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Spontaneously exsolved free gas during major storms as a driver for pockmark formation
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  • Shubhangi Gupta,
  • Christopher Schmidt,
  • Christoph Böttner,
  • Lars Helmuth Rüpke,
  • Ebbe H Hartz
Shubhangi Gupta
Helmholtz center for ocean research Kiel

Corresponding Author:sgupta@geomar.de

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Christopher Schmidt
GEOMAR Helmholtz-Zentrum für Ozeanforschung Kiel
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Christoph Böttner
Kiel University
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Lars Helmuth Rüpke
Helmholtz Centre for Ocean Research Kiel
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Ebbe H Hartz
Aker BP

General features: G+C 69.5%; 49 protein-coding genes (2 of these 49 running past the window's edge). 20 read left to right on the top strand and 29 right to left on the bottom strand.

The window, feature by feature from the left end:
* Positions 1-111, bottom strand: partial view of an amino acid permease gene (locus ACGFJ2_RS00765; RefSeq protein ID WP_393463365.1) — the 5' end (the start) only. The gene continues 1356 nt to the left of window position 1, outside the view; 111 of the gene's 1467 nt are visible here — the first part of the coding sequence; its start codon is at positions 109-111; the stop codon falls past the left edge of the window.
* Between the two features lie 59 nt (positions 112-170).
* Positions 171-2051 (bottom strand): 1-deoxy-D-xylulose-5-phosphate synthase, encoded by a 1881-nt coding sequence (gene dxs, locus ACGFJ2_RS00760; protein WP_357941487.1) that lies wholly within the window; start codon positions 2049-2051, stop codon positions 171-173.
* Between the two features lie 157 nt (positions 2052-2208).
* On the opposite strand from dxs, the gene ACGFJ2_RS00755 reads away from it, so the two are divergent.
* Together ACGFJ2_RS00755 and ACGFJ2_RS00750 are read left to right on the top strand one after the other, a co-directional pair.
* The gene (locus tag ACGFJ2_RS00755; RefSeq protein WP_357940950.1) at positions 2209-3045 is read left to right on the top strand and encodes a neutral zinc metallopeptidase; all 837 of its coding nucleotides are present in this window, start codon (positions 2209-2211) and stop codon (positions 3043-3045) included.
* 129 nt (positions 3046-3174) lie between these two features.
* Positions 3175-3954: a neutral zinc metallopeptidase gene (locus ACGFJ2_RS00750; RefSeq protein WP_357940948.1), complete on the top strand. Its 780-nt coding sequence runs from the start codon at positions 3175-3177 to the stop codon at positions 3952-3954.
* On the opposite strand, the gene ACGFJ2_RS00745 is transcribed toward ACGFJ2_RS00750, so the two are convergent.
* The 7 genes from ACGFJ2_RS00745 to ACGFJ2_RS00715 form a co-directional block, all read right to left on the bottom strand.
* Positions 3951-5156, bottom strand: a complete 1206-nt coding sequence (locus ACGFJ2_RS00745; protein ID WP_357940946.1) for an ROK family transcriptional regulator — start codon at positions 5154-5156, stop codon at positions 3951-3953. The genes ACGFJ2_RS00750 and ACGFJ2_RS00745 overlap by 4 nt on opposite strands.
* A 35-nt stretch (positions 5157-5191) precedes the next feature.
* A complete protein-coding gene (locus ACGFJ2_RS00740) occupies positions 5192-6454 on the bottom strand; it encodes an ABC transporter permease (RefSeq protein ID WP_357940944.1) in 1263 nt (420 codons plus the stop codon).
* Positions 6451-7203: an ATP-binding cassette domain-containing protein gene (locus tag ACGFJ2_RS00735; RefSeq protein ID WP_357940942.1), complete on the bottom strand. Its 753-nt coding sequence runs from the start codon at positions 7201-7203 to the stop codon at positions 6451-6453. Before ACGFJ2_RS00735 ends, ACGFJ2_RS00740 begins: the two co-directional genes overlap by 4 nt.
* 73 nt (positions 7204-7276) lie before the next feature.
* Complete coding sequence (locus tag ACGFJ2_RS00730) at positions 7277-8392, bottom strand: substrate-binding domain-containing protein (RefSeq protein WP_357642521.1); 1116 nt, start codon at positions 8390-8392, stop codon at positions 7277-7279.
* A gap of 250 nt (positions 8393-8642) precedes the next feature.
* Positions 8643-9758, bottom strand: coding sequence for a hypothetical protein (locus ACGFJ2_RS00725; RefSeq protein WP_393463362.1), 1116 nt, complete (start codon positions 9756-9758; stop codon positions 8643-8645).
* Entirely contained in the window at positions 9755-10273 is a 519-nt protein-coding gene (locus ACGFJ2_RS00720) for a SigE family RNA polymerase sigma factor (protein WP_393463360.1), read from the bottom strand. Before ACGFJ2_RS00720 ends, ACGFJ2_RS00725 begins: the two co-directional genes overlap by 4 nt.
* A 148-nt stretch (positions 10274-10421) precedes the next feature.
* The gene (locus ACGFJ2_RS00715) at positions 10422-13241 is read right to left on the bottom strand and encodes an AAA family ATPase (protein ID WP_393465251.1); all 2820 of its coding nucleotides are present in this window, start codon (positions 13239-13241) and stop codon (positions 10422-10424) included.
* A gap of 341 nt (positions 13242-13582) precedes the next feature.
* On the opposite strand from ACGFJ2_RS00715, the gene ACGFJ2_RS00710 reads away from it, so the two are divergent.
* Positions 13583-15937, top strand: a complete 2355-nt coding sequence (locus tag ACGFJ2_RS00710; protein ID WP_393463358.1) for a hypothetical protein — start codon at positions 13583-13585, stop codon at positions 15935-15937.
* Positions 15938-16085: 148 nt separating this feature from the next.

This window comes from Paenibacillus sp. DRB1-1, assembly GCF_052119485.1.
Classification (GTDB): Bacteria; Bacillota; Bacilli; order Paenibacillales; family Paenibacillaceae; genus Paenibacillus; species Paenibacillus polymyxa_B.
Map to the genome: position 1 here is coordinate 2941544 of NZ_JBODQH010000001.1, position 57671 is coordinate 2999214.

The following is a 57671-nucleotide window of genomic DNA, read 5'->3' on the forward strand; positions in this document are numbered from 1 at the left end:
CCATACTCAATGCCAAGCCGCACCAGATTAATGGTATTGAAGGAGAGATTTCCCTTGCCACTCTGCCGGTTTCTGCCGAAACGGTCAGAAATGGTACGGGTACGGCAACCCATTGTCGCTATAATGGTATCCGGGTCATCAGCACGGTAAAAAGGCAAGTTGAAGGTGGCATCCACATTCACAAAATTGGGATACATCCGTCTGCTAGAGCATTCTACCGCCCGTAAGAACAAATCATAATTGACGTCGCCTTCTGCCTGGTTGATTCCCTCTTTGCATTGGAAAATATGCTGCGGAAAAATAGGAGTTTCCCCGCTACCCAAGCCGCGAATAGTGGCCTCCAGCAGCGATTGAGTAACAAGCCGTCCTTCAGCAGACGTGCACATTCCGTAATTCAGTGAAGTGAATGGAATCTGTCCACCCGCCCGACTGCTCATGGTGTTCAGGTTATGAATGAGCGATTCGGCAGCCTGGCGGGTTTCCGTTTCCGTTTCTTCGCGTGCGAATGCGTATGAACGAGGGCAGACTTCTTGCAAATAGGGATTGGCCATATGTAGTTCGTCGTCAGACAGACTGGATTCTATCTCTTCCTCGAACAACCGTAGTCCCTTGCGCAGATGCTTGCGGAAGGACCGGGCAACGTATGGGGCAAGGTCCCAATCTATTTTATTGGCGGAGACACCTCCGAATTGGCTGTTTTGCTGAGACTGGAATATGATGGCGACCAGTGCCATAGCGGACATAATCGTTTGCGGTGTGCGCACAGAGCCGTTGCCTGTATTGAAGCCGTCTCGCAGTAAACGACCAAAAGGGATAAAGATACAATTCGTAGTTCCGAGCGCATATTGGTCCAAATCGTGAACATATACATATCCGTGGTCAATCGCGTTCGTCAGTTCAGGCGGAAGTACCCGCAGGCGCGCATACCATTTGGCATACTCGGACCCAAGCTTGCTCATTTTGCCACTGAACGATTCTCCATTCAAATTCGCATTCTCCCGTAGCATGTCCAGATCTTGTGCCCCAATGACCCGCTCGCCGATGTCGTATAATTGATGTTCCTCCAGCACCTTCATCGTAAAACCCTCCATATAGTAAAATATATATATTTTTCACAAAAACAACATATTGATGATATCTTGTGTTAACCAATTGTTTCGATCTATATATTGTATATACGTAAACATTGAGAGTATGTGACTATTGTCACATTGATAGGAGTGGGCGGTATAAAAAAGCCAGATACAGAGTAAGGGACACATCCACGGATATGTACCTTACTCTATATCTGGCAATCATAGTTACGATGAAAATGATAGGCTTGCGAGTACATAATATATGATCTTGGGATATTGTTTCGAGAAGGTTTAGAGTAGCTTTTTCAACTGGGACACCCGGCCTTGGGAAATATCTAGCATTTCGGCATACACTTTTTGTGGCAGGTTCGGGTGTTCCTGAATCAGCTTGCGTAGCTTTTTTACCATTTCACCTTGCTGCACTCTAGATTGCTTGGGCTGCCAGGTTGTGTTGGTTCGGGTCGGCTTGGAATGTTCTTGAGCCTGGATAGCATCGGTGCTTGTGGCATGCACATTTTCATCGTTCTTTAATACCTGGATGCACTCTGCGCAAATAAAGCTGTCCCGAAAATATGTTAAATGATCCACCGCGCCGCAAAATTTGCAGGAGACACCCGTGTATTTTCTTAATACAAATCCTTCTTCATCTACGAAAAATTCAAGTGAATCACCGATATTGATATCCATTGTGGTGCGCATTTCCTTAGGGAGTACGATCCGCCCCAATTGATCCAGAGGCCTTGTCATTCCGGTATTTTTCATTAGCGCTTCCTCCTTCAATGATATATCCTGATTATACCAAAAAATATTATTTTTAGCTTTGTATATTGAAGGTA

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Abrupt fluid emissions from shallow marine sediments pose a threat to seafloor installations like wind farms and offshore cables. Quantifying such fluid emissions and linking pockmarks, the seafloor manifestations of fluid escape, to flow in the sub-seafloor remains notoriously difficult due to an incomplete understanding of the underlying physical processes. Here, using a compositional multi-phase flow model, we test plausible gas sources for pockmarks in the south-eastern North Sea, which recent observations suggest have formed in response to major storms. We find that the presence of free gas in the subsurface effectively damps storm wave-induced pressure changes due to its high compressibility, so that the mobilization of pre-existing gas pockets is unlikely. Rather, our results point to spontaneous appearance of a free gas phase via storm-induced gas exsolution from pore fluids. This mechanism is primarily driven by the pressure-sensitivity of gas solubility. We show that in highly permeable sediments containing gas-rich pore fluids, wave-induced pressure changes result in the appearance of a persistent gas phase. This suggests that seafloor fluid escape structures are not always proxies for overpressured shallow gas and that periodic seafloor pressure changes can induce persistent free gas phase to spontaneously appear.